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Exp Hematol. 2015 Feb;43(2):79-88.e1-4. doi: 10.1016/j.exphem.2014.10.008. Epub 2014 Oct 30.

Effective treatment against severe graft-versus-host disease with allele-specific anti-HLA monoclonal antibody in a humanized mouse model.

Author information

1
Division of Stem Cell Therapy, Centre for Stem Cell Biology and Regenerative Medicine, Institute of Medical Science, University of Tokyo, Tokyo, Japan.
2
Division of Stem Cell Therapy, Centre for Stem Cell Biology and Regenerative Medicine, Institute of Medical Science, University of Tokyo, Tokyo, Japan. Electronic address: y-sato4@ims.u-tokyo.ac.jp.
3
Laboratory of Diagnostic Medicine, Division of Stem Cell Therapy, Centre for Stem Cell Biology and Regenerative Medicine, Institute of Medical Science, University of Tokyo, Tokyo, Japan.
4
Department of Nephrology, Graduate School of Comprehensive Human Sciences, University of Tsukuba, Ibaraki, Japan.
5
Department of Pathology, Research Hospital, Institute of Medical Science, University of Tokyo, Tokyo, Japan.
6
Department of Hematology/Oncology, Institute of Medical Science, University of Tokyo, Tokyo, Japan.
7
Division of Stem Cell Therapy, Centre for Stem Cell Biology and Regenerative Medicine, Institute of Medical Science, University of Tokyo, Tokyo, Japan; Institute of Stem Cell Biology and Regenerative Medicine, Stanford University School of Medicine, Stanford, CA, USA.

Abstract

Graft-versus-host disease (GVHD), mediated by donor-derived alloreactive T cells, is a major cause of nonrelapse mortality in allogeneic hematopoietic stem cell transplantation. Its therapy is not well-defined. We established allele-specific anti-human leukocyte antigen (HLA) monoclonal antibodies (ASHmAbs) that specifically target HLA molecules, with steady death of target-expressing cells. One such ASHmAb, against HLA-A*02:01 (A2-kASHmAb), was examined in a xenogeneic GVHD mouse model. To induce fatal GVHD, non-irradiated NOD/Shi-scid/IL-2Rγ(null) mice were injected with healthy donor human peripheral blood mononuclear cells, some expressing HLA-A*02:01, some not. Administration of A2-kASHmAb promoted the survival of mice injected with HLA-A*02:01-expressing peripheral blood mononuclear cells (p < 0.0001) and, in humanized NOD/Shi-scid/IL-2Rγ(null) mice, immediately cleared HLA-A*02:01-expressing human blood cells from mouse peripheral blood. Human peripheral blood mononuclear cells were again detectable in mouse blood 2 to 4 weeks after A2-kASHmAb administration, suggesting that kASHmAb may be safely administered to GVHD patients without permanently ablating the graft. This approach, different from those in existing GVHD pharmacotherapy, may open a new door for treatment of GVHD in HLA-mismatched allogeneic hematopoietic stem cell transplantation.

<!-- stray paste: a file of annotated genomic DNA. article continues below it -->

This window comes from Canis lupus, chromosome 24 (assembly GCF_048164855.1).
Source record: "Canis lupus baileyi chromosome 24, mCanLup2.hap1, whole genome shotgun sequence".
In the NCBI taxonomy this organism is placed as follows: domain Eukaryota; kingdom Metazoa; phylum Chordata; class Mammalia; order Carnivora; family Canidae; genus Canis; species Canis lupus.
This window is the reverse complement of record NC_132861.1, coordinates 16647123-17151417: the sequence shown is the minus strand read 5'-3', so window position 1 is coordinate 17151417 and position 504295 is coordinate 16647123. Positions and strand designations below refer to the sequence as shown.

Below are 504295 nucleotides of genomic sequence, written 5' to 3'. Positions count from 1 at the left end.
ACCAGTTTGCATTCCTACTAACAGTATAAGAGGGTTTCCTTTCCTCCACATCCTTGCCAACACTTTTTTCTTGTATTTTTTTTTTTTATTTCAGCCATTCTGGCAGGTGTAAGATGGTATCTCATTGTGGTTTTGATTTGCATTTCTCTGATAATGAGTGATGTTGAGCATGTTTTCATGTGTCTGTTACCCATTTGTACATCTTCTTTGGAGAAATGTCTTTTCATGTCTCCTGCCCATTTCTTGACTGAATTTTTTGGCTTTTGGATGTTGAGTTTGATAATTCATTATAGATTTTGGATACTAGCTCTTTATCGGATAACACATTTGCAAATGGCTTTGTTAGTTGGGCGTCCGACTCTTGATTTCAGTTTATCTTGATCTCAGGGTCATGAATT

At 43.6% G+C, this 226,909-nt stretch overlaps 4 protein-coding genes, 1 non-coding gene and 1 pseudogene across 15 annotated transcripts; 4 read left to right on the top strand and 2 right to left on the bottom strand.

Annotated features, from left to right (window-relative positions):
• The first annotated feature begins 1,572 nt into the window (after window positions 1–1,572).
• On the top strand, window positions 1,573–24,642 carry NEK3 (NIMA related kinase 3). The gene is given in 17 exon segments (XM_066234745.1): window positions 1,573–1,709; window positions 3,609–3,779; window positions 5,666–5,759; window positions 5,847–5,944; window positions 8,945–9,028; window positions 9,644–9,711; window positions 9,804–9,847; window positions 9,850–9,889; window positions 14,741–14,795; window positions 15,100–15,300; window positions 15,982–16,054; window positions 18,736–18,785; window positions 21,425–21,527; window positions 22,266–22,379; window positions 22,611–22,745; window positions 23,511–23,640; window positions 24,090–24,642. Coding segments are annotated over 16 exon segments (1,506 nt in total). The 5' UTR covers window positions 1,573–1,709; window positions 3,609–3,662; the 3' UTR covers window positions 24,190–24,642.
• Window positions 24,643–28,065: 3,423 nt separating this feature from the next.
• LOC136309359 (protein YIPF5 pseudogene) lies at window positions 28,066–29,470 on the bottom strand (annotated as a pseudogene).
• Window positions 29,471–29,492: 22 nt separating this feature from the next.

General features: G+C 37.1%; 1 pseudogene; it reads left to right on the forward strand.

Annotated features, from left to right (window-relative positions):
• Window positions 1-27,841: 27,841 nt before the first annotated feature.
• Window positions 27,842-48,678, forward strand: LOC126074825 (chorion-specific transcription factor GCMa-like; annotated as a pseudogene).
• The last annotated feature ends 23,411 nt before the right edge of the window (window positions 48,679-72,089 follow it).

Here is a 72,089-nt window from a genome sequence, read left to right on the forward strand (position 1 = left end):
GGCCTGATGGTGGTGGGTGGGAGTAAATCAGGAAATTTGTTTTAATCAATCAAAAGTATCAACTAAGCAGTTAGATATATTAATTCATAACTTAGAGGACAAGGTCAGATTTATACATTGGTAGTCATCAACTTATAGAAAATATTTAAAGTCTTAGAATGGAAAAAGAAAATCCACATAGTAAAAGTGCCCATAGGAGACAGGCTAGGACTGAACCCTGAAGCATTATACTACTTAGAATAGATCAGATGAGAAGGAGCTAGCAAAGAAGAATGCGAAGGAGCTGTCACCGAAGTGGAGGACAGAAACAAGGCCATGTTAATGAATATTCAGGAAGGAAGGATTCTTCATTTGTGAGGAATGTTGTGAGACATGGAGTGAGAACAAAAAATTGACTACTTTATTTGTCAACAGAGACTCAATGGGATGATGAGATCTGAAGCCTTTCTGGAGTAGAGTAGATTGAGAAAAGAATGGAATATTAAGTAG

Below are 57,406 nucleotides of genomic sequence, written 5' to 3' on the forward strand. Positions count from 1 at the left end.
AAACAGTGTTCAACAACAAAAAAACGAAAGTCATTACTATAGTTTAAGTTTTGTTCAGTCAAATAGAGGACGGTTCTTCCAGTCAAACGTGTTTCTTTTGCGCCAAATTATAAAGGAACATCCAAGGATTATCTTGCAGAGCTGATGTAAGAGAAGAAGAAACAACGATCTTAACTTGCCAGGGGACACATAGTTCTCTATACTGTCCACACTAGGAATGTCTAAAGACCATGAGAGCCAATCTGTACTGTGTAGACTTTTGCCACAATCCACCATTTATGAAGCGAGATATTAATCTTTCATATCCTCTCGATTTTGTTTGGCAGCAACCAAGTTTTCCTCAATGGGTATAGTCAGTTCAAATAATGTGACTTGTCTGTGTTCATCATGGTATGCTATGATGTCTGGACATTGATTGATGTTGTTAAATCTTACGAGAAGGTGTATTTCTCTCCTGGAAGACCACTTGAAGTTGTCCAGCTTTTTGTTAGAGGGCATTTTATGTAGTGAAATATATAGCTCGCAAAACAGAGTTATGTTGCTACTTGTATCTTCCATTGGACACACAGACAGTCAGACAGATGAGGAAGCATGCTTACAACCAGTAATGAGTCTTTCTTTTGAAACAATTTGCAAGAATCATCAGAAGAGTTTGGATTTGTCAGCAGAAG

PMID:
25448490
DOI:
10.1016/j.exphem.2014.10.008
[Indexed for MEDLINE]
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